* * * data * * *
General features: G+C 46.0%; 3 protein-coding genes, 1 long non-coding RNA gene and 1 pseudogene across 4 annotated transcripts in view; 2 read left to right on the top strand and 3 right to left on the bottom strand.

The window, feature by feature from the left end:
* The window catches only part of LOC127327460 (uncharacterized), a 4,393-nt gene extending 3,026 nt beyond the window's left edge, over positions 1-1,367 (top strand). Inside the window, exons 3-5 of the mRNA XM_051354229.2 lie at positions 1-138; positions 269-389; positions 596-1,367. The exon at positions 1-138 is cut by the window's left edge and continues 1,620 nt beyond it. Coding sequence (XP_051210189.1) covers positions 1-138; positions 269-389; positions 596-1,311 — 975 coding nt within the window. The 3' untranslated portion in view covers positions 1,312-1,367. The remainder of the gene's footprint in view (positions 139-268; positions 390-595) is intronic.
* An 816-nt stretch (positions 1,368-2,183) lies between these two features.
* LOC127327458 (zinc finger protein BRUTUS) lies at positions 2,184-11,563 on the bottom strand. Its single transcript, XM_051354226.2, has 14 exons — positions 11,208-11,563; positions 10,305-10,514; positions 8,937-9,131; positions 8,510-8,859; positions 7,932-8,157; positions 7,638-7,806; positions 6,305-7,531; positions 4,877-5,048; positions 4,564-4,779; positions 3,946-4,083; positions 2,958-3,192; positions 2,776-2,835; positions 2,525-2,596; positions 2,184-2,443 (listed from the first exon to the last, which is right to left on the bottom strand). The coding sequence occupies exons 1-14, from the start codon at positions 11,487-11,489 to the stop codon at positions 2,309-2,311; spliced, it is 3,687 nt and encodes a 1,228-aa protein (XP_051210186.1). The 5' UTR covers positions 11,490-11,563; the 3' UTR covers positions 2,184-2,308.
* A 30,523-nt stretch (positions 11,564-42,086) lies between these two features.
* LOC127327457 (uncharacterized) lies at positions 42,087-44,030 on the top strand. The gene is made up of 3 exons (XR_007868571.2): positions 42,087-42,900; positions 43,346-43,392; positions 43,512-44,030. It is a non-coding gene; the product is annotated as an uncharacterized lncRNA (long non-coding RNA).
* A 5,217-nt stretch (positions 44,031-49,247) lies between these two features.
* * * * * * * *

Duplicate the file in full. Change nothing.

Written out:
General features: G+C 46.0%; 3 protein-coding genes, 1 long non-coding RNA gene and 1 pseudogene across 4 annotated transcripts in view; 2 read left to right on the top strand and 3 right to left on the bottom strand.

The window, feature by feature from the left end:
* The window catches only part of LOC127327460 (uncharacterized), a 4,393-nt gene extending 3,026 nt beyond the window's left edge, over positions 1-1,367 (top strand). Inside the window, exons 3-5 of the mRNA XM_051354229.2 lie at positions 1-138; positions 269-389; positions 596-1,367. The exon at positions 1-138 is cut by the window's left edge and continues 1,620 nt beyond it. Coding sequence (XP_051210189.1) covers positions 1-138; positions 269-389; positions 596-1,311 — 975 coding nt within the window. The 3' untranslated portion in view covers positions 1,312-1,367. The remainder of the gene's footprint in view (positions 139-268; positions 390-595) is intronic.
* An 816-nt stretch (positions 1,368-2,183) lies between these two features.
* LOC127327458 (zinc finger protein BRUTUS) lies at positions 2,184-11,563 on the bottom strand. Its single transcript, XM_051354226.2, has 14 exons — positions 11,208-11,563; positions 10,305-10,514; positions 8,937-9,131; positions 8,510-8,859; positions 7,932-8,157; positions 7,638-7,806; positions 6,305-7,531; positions 4,877-5,048; positions 4,564-4,779; positions 3,946-4,083; positions 2,958-3,192; positions 2,776-2,835; positions 2,525-2,596; positions 2,184-2,443 (listed from the first exon to the last, which is right to left on the bottom strand). The coding sequence occupies exons 1-14, from the start codon at positions 11,487-11,489 to the stop codon at positions 2,309-2,311; spliced, it is 3,687 nt and encodes a 1,228-aa protein (XP_051210186.1). The 5' UTR covers positions 11,490-11,563; the 3' UTR covers positions 2,184-2,308.
* A 30,523-nt stretch (positions 11,564-42,086) lies between these two features.
* LOC127327457 (uncharacterized) lies at positions 42,087-44,030 on the top strand. The gene is made up of 3 exons (XR_007868571.2): positions 42,087-42,900; positions 43,346-43,392; positions 43,512-44,030. It is a non-coding gene; the product is annotated as an uncharacterized lncRNA (long non-coding RNA).
* A 5,217-nt stretch (positions 44,031-49,247) lies between these two features.